The societal issues related to the end of life and euthanasia are important and have generated substantial debate. In Europe, euthanasia legislation differs from one country to another and it is legalized in only three countries . For example, it has been legal in Belgium and the Netherlands since the 90s but is still prohibited in Italy and Spain. Many factors of a historical, cultural, social and religious nature may explain these disparities. In France, the question whether euthanasia should be legalized has been topical for several years. A first law (also called ‘the Leonetti Law’, April 22nd 2005) concerning the rights of patients at the end of life allows the limitation or discontinuation of treatment and sedation for a symptom that has remained refractory until death, thereby differentiating such situations from euthanasia. However, while 96% of French people have been found to be in favour of euthanasia , fewer than 50% of physicians favour it . Moreover, most medical students were found to be in favour of it whereas palliative care specialists were largely opposed . This underlines the importance of this medical and social issue in France. As a response, the French Government set up a parliamentary commission to re-examine questions related to the accompaniment of patients at the end of life and euthanasia. The commission organized the debate and many influential thinkers from the political, medical, philosophical and religious spheres were consulted by the French Parliament . This broad consultation has recently given rise to a law called the Claeys-Leonetti law (2 February 2016) (Additional file 1). This law recognizes the wishes expressed by patients and establishes their rights to the following: i) deep and continuous sedation [5, 6] consisting of sedative and analgesic treatment leading to a profound and continuous change of vigilance to death if the patient is likely to suffer pain, associated with the cessation of all life-sustaining treatments such as artificial nutrition and hydration; ii) making advance directives mandatory [5, 6] as laid down in any statement written by a fully conscious patient including the decision to continue, restrict or discontinue medical treatments binding on the doctor if ever the patient is no longer able to express this decision. However, the parliamentary commission has not sought the opinion of those directly concerned, i.e. patients in palliative care. The absence of documented data from patients is partly due to the general reticence of the medical community to examine and assess fragile patients or those suffering from cognitive, psychological and/or somatic impairment. The aim of this report is to investigate individuals receiving palliative care about their opinion about euthanasia, about advance directives, about the right to deep and continuous sedation, and the right to stopping artificial feeding and hydration.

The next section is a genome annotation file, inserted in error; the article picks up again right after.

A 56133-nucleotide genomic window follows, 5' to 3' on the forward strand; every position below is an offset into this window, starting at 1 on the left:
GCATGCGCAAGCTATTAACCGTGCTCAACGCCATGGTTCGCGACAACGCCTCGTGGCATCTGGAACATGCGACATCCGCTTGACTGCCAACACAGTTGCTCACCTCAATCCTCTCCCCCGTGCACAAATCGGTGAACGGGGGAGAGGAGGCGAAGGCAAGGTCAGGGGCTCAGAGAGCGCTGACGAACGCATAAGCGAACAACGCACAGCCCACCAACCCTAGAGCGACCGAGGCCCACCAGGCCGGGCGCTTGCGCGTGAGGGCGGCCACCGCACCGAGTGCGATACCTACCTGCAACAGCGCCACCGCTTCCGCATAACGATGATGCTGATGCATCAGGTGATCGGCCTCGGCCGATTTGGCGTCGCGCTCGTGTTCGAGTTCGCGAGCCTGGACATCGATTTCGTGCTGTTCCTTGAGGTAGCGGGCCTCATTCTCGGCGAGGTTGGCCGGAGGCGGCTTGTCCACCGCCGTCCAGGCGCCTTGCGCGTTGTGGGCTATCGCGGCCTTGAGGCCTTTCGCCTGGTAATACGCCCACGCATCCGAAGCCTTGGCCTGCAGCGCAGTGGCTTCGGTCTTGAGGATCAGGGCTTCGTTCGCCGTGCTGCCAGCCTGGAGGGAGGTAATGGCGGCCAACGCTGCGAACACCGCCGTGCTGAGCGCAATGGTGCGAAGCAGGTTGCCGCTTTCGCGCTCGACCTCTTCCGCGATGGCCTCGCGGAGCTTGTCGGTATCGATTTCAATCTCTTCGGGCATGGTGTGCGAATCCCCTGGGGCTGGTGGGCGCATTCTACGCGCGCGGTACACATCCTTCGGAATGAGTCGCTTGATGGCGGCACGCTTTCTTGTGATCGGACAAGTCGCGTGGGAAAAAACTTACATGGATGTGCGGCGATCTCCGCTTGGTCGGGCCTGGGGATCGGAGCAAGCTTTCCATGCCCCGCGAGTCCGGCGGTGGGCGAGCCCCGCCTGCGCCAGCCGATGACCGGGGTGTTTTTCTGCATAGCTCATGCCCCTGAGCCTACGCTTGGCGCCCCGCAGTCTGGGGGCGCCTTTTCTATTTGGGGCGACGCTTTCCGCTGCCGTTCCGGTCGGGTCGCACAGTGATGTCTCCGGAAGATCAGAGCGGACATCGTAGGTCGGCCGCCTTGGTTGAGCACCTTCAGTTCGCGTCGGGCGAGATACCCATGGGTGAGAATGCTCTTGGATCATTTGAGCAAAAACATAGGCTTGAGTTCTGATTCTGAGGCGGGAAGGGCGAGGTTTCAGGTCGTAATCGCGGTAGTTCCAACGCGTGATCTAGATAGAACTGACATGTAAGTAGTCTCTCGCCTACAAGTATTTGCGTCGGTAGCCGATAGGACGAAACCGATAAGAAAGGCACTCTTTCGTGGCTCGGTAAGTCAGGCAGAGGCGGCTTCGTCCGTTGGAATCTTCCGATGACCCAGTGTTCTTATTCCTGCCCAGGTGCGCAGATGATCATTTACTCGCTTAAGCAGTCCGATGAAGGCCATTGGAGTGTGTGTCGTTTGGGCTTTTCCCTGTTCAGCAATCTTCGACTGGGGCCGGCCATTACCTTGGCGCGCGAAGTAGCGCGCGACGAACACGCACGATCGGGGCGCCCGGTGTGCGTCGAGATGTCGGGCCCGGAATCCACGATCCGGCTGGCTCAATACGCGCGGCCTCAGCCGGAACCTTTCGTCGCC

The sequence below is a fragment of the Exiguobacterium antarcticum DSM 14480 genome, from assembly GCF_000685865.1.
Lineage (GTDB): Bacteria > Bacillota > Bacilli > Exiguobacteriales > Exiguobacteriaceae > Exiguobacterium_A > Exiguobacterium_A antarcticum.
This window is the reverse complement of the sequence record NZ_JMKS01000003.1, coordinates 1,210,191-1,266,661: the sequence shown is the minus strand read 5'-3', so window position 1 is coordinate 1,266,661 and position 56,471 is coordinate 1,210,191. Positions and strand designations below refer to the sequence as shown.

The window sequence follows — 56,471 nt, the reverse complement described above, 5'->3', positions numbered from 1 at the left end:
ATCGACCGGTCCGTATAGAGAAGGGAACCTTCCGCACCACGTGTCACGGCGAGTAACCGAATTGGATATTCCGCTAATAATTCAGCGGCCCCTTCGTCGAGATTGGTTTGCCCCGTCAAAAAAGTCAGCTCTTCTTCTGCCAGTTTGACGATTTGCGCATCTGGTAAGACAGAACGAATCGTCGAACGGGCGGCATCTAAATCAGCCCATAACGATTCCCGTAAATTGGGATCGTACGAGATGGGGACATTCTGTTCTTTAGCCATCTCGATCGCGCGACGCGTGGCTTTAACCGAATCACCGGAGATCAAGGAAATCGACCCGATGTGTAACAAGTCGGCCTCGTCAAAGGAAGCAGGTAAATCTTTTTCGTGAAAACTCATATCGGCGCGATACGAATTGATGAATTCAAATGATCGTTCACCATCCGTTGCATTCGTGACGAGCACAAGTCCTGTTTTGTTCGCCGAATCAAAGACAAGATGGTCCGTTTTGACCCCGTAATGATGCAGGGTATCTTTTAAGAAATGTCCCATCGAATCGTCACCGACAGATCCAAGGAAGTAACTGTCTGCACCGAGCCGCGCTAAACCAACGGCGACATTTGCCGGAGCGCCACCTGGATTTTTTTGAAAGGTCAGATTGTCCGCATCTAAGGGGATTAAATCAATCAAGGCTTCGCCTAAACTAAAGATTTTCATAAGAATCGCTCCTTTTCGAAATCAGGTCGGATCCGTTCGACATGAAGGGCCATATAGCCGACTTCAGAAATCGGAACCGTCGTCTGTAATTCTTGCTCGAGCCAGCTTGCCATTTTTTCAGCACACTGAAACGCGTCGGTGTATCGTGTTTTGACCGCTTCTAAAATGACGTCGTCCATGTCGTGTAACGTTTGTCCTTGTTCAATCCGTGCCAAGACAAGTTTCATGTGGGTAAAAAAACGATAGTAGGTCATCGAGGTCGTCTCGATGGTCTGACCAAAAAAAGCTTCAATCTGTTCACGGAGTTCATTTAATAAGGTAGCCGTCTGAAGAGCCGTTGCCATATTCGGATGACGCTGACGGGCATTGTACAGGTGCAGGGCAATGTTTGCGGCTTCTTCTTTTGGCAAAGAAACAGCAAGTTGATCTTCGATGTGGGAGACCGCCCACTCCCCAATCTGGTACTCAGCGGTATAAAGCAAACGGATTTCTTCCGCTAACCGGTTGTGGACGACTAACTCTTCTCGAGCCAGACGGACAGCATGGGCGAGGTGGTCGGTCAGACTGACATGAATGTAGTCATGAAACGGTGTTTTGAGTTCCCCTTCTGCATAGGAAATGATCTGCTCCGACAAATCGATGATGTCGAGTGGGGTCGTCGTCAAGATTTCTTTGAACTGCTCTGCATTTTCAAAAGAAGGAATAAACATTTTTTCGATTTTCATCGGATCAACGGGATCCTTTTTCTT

Design and setting
This was an opinion survey conducted among patients treated in two different palliative care units: one at a University Hospital (Timone, Marseille, France) and the other at an institution run by a non-profit association dispensing palliative care (“La Maison”, Gardanne, France, non-profit association under the terms of the 1901 law).
The inclusion criteria were as follows: over 18; with locally advanced or metastatic cancer and receiving palliative care (defined by the French Society of Palliative and Support Care, SFAP, as active care in a global approach to persons with progressive or terminal illness ); hospitalized in palliative care unit or in specific palliative care beds in non-palliative care units; without altered sleepiness (Epworth scale: score >16 ); without anxiety and/or mood disorder (HAD scale: score < 7 ); agreeing to participate in the study. The exclusion criteria were as follows: sedated; unable to understand the purpose and conditions of the study; unable to communicate.